Brains hardwired to accept celebrities' health advice
People are more willing to trust celebrity health advice, even though they often tout dubious medical information, because our brain forces us to do so, according to a study published in BMJ. Researchers say it’s more than just cultural norms.
The scientists reviewed more than 200 years of data, and found that there are deeply-rooted biological, psychological and social forces at play that make celebrity health advice influential. These psychological effects include classical conditioning, self-conception, cognitive dissonance, the halo effect and herd behavior.
For example, the halo effect allows the brain to confuse success in other fields, such as modeling or acting, with success in all fields, such as medical advocacy. Classical conditioning applies the positive responses we tend to have towards celebrities towards whatever the celebrity is pushing. Self-conception assumes the positive traits celebrities have can also be attributed to their cause, and herd behavior helps celebrities trigger a person’s natural tendency to act as others in similar situations. Cognitive dissonance allows us to unconsciously rationalize celebrity medical advice to reduce our psychological discomfort because we would otherwise not agree with their view.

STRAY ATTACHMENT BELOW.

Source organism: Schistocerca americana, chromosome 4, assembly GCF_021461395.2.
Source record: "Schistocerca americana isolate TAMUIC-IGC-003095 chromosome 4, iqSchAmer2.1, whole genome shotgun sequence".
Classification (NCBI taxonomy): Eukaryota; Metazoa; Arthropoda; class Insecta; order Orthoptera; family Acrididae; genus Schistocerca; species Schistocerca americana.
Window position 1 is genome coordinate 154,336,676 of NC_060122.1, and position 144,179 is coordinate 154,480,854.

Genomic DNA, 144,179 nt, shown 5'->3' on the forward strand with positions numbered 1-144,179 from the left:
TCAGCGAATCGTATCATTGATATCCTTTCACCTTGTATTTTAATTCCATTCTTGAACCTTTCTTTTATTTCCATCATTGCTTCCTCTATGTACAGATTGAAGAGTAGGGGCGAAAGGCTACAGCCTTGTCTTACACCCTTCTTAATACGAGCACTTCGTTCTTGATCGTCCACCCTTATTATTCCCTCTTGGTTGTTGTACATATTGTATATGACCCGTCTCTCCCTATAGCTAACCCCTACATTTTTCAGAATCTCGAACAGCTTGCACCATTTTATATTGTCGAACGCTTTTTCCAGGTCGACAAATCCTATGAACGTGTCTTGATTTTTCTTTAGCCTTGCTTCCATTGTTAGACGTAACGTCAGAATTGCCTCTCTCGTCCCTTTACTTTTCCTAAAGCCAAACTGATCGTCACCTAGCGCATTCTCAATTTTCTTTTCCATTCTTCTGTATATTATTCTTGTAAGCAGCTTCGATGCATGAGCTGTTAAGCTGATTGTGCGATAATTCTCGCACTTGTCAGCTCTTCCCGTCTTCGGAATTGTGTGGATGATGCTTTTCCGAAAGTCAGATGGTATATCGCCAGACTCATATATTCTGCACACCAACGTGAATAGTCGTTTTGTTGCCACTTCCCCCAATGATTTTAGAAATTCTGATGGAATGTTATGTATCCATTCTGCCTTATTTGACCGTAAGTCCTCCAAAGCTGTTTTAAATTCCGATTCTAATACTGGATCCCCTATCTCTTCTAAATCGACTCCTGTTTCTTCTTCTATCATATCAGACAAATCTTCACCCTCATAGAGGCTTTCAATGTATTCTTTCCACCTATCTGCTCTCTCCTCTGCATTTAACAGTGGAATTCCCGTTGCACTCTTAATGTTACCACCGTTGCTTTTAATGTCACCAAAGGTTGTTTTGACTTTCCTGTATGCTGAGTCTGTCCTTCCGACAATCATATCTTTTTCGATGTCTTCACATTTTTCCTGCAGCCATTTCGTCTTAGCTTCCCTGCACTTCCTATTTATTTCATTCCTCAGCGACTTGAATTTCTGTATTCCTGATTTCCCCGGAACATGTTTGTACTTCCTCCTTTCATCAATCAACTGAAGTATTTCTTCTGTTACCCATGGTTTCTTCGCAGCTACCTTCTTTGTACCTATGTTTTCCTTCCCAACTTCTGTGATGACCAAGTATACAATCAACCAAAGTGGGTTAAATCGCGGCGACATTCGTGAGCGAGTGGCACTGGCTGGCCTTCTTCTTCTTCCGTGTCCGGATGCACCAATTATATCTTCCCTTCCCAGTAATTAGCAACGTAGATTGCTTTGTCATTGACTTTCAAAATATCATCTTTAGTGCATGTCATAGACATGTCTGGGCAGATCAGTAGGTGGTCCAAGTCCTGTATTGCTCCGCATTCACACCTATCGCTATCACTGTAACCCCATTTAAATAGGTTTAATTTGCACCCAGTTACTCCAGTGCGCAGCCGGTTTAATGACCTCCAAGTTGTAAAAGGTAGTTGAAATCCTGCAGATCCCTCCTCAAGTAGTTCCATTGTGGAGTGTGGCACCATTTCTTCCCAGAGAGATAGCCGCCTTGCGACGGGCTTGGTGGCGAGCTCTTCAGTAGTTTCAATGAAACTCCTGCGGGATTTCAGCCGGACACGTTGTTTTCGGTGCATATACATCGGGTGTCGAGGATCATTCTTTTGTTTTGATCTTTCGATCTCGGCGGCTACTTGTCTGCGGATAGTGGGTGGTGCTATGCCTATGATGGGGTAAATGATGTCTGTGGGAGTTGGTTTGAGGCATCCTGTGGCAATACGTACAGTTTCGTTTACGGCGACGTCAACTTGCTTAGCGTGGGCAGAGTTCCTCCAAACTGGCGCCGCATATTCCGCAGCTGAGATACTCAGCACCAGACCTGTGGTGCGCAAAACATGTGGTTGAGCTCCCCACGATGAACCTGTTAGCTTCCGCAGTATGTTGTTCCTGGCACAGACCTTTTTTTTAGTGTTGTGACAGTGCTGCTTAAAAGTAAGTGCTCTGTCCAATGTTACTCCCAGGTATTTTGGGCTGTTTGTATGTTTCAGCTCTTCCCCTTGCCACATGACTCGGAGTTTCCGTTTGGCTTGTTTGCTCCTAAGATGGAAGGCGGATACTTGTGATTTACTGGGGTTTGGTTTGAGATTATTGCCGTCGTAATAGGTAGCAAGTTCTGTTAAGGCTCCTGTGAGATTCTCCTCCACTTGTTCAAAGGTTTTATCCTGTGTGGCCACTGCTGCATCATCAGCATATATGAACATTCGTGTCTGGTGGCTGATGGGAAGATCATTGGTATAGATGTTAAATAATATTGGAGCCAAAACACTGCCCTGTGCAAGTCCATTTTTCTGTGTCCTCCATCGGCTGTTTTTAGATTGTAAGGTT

The researchers said celebrity advice is often taken out of context, that it typically ignores risks and is influenced by their own financial interests. They noted that medical professionals should be aware of what celebrities are saying so they can counter their advice with accurate medical information.